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ASSUS (Ἄσσος: Eth.Ἄσσιυς and Eth. Ἀσσεύς: Asso), a city of Mysia, on the gulf of Adramyttium, [p. 1.244]between Cape Lectum and Antandros. It was situated in a strong natural position, was well walled, and connected with the sea by a long, steep ascent. (Strab. p. 610.) The harbour was formed by a great mole. Myrsilus stated that Assus was a settlement of the Methymnaei. Hellanicus calls it an Aeolic city, and adds that Gargara was founded by Assus. Pliny (5.32) gives to Assus also the name Apollonia, which it is conjectured that it had from Apollonia, the mother of Attalus, king of Pergamus. That Assus was still a place visited by shipping in the first century of the Christian aera, appears from the travels of St. Paul. (Acts, 20.13.)

The neighbourhood of Assus was noted for its wheat. (Strab. p. 735.) The Lapis Assius was a stone that had the property of consuming flesh, and hence was called sarcophagus: this stone was accordingly used to inter bodies in, or was pounded and thrown upon them. (Steph. B. sub voce Ἄσσος; Plin. Nat. 2.96.)

Hermeias, who had made himself tyrant of Assus, brought Aristotle to reside there some time. When Hermeias fell into the hands of Memnon the Rhodian, who was in the Persian service, Assus was taken by the Persians. It was the birthplace of Cleanthes, who succeeded Zeno of Citium in his school, and transmitted it to Chrysippus.

The remains of Assus, which are very considerable, have often been described. The name Asso appears to exist, but the village where the remains are found is called Beriam Kalesi, or other like names. From the acropolis there is a view of Mytilene. The wall is complete on the west side, and in some places is thirty feet high: the stones are well laid, without cement. There is a theatre, the remains of temples, and a large mass of ruins of great variety of character. Outside of the wall is the cemetery, with many tombs, and sarcophagi, some of which are ten or twelve feet long. Leake observes, “the whole gives perhaps the most perfect idea of a Greek city that any where exists.” (Asia Minor, p. 128; see also Fellows's Asia Minor, p. 46.)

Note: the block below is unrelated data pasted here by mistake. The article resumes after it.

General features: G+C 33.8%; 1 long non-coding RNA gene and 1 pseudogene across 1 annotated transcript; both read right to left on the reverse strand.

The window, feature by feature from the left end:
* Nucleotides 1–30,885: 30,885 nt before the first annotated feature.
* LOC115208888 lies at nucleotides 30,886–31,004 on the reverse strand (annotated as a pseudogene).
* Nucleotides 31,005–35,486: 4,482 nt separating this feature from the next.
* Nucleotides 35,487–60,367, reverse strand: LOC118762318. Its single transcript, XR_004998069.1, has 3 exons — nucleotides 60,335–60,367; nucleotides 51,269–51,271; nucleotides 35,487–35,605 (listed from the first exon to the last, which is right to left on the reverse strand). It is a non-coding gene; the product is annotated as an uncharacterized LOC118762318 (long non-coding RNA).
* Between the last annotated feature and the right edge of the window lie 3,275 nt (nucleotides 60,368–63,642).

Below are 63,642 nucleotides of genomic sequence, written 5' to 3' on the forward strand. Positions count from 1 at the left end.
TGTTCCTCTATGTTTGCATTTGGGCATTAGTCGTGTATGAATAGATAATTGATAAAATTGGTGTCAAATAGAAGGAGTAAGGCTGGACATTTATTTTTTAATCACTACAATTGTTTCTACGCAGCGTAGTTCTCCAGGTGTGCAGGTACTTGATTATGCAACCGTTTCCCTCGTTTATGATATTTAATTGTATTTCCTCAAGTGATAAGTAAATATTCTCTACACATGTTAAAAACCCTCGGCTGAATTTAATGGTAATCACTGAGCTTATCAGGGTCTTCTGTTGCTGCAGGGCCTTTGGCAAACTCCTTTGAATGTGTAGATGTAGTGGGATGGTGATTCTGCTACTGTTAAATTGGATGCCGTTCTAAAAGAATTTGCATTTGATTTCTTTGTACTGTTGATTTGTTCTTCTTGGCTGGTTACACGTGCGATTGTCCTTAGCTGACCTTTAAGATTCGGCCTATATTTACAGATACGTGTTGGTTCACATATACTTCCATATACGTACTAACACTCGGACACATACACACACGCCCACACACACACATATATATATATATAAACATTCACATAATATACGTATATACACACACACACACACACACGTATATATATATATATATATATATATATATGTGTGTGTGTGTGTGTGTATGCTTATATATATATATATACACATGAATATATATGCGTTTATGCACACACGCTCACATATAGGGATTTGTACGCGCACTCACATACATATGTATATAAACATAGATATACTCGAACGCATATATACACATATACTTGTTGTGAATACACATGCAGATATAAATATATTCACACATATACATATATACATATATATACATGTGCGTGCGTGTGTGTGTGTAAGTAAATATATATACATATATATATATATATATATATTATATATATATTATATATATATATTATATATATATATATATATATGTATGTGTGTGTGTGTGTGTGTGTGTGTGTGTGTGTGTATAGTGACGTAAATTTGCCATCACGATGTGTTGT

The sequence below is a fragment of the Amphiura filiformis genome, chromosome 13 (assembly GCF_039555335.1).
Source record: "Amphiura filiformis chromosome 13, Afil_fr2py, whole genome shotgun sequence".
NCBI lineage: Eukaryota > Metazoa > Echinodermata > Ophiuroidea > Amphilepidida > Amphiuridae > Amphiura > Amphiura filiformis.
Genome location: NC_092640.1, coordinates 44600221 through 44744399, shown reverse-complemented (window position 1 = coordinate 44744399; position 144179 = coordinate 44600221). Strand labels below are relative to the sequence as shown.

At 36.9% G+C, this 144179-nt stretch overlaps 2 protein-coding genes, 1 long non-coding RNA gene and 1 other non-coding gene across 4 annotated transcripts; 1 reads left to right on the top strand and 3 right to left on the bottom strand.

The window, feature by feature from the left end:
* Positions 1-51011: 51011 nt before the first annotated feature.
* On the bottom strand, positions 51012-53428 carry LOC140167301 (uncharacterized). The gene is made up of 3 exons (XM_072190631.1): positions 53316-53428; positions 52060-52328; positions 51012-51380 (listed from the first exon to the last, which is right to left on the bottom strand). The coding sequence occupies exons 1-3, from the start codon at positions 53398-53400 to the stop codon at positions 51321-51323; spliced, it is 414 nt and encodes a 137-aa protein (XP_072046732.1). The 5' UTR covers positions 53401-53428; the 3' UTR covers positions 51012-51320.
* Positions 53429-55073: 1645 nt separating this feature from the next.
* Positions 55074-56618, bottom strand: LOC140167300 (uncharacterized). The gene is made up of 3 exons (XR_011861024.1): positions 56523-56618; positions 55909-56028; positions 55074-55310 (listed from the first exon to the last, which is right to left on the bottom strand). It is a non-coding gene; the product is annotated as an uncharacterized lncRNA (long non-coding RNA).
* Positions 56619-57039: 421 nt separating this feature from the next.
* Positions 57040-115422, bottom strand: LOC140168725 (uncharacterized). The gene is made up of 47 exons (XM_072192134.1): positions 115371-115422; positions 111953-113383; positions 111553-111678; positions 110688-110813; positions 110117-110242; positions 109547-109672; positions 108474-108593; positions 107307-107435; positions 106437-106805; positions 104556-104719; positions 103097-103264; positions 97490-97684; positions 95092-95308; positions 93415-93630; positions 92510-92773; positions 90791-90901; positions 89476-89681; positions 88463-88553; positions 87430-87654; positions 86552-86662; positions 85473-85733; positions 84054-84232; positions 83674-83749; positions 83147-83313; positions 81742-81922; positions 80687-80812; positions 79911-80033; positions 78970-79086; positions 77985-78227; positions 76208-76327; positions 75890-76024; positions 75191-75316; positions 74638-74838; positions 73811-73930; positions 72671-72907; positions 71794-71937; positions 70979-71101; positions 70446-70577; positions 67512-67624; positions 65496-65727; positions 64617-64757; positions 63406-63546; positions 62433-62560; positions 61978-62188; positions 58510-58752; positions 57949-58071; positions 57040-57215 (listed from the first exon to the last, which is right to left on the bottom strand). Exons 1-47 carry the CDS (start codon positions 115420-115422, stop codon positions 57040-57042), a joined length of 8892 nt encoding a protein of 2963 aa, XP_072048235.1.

Autonomous coins of Assus, with the epigraph ΑΣΣΙΟΝ, are rare. The coins of the Roman imperial period are common.



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  • Cross-references from this page (2):
    • Pliny the Elder, Naturalis Historia, 5.32
    • Pliny the Elder, Naturalis Historia, 2.96
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